* * *
Ground-dwelling pangolins are bipedal. They walk on their hind legs, which are flat and splaying, almost like an elephant’s, and hold their little hands timidly crossed in front of them. Pangolins are the only mammals with scales, which are made from chitin, like human fingernails. Their bodies are like flowers. They walk from termite-mound to termite-mound, slipping their long tongues into the nests to feed. Baby pangolins, too young to walk, ride along on their parents’ tails. Some tree pangolins use their tails to hang from branches while they strip away sections of bark, revealing the insects beneath. While up there, they coil and flex, scratching their own bellies; they’re clearly having fun. When threatened, pangolins roll into a ball. Their scaly backs are a good enough defence against their natural predators, things with long teeth and sharp claws. But they’re almost absurdly vulnerable to anything with opposable thumbs. When poachers find one, they can just pick up the living shuddering terrified ball of pangolin, and take it away to its death.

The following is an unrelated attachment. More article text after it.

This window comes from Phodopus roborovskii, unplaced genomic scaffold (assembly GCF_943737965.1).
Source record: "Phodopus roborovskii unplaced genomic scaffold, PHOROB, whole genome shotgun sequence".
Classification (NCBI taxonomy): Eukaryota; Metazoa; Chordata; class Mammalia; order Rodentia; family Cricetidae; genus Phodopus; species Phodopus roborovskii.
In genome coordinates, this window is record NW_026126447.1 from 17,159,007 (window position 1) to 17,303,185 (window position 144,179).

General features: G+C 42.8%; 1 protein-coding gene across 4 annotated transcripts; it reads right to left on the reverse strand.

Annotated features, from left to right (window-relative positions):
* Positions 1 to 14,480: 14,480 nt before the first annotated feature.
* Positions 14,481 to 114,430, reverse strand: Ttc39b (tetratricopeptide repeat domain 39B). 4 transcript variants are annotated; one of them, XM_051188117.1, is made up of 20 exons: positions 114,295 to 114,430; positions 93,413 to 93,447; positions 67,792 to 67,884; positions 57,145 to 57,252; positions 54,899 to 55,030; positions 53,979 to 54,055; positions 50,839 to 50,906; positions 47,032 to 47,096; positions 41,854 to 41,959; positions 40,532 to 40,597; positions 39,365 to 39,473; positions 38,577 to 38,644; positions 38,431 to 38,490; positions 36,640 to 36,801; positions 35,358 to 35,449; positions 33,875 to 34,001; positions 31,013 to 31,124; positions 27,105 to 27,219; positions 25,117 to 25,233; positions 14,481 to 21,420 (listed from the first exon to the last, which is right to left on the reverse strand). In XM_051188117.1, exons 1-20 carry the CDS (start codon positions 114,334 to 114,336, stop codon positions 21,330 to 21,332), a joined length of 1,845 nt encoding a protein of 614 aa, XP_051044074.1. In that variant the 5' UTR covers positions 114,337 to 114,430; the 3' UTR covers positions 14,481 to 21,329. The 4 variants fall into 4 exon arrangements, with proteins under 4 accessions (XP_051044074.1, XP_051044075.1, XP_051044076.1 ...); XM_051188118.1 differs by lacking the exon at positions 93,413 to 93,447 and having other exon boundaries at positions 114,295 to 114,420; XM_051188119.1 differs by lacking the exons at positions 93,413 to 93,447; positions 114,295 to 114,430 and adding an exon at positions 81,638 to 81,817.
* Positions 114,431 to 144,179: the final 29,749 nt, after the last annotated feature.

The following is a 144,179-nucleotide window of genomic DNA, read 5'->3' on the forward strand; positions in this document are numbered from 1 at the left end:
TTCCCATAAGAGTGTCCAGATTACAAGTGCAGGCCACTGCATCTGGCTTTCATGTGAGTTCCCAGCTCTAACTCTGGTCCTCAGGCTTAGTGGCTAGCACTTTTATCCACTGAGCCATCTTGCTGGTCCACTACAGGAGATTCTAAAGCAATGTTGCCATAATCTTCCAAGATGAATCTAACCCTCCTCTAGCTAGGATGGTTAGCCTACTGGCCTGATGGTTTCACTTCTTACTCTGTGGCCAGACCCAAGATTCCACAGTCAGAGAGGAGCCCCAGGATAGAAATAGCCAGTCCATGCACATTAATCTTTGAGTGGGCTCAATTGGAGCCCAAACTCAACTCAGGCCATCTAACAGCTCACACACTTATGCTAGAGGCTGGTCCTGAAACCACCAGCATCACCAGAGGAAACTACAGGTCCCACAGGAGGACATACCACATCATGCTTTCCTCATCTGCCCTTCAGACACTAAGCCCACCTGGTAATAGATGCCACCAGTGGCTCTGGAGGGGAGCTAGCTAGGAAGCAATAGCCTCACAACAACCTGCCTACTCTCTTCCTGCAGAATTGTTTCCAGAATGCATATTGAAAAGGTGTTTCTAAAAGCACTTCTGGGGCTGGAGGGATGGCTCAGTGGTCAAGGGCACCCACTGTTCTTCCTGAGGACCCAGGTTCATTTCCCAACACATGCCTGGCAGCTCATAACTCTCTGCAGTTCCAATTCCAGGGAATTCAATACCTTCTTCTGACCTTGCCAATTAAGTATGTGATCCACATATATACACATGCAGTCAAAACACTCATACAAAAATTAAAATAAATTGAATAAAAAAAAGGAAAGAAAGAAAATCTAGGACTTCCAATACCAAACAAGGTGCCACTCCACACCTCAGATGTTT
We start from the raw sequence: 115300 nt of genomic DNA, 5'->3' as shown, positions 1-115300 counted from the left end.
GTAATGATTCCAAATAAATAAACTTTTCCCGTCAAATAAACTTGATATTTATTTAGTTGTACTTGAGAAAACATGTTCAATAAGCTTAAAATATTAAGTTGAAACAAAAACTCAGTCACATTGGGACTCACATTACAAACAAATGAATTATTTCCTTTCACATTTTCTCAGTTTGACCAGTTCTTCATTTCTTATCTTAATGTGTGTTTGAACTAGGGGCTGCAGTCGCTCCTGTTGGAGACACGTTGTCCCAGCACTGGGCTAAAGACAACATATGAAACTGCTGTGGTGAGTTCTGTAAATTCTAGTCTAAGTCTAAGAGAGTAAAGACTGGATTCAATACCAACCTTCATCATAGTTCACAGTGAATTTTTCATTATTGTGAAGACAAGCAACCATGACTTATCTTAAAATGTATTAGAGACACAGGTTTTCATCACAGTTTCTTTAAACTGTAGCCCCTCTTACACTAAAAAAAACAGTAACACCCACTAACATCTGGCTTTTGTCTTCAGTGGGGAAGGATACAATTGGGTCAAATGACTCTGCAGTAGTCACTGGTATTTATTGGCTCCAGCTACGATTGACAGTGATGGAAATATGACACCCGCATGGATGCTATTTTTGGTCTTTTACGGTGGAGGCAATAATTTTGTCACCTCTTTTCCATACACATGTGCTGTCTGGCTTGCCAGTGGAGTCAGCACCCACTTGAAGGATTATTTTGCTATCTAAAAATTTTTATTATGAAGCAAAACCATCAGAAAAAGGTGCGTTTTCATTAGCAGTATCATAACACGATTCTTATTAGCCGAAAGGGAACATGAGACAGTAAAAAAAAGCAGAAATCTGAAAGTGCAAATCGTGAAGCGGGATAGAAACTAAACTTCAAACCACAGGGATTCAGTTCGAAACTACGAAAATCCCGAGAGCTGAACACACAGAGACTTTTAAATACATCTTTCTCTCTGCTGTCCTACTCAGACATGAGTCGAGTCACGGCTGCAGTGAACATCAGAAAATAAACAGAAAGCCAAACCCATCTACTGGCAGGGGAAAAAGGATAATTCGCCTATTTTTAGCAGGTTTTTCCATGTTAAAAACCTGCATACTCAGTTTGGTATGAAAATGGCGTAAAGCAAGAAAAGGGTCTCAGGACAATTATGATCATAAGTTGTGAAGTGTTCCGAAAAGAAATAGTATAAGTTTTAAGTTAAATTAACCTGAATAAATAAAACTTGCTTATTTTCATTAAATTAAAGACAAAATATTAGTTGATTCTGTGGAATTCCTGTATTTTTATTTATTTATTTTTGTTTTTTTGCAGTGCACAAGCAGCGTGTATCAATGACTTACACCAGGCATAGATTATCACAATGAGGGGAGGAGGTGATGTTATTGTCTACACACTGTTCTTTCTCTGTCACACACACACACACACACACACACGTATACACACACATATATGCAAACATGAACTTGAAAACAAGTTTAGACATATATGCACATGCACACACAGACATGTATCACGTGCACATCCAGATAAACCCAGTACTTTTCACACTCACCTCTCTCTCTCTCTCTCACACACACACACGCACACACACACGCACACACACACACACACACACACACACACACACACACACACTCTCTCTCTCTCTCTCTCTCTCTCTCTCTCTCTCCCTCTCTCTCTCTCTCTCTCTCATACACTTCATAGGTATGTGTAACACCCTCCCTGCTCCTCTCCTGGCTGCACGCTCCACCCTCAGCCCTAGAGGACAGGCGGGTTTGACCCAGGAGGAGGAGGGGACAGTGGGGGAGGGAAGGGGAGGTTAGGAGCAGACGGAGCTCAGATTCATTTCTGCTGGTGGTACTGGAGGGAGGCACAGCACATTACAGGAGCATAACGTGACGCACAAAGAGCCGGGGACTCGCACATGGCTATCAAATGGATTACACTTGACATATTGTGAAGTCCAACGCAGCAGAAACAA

Pangolins are beautiful. Some people, who suffer from trypophobia or some other made-up condition, find their patterns of overlapping scales disgusting. Once, I tried in anxious desperation to show a friend just how wonderful they were: pictures of gentle pangolins browsing through the savannah, joyful pangolins playing in a mudhole, baby pangolins hugging tight to a larger pangolin’s tail, newborn pangolins sleeping in angelic circles. Get rid of it, she said, it’s horrible, I hope they go extinct. Otherness can be met with disgust, and this animal is bizarre beyond belief; alien and unknowable. But at the same time, it’s so hard not to see something speaking from its alien face. The habitual expression of a pangolin is a kind of loveable, fretful worry. They look embarrassed, with their timid hands, and their sorrowful eyes. Oh, they say, me? But that’s so kind of you. They are ravenous killers of ants and termites, eating up to seventy million of them a year, but in all their dealings with anything that doesn’t get scooped up by their flicking tongues, they are marvellously gentle. Stooped, questing, humble, and hopeful, they browse over the strangeness of the earth. There’s an unassuming dignity in a pangolin. They show another face of nature, not constant pointless struggle, but not hokey mystical balance either. If a creature can make itself safe from the terrors of the world under its overlapping scales, then nature can produce something rare and weird, infinitely variegated, utterly wonderful, and impossibly kind.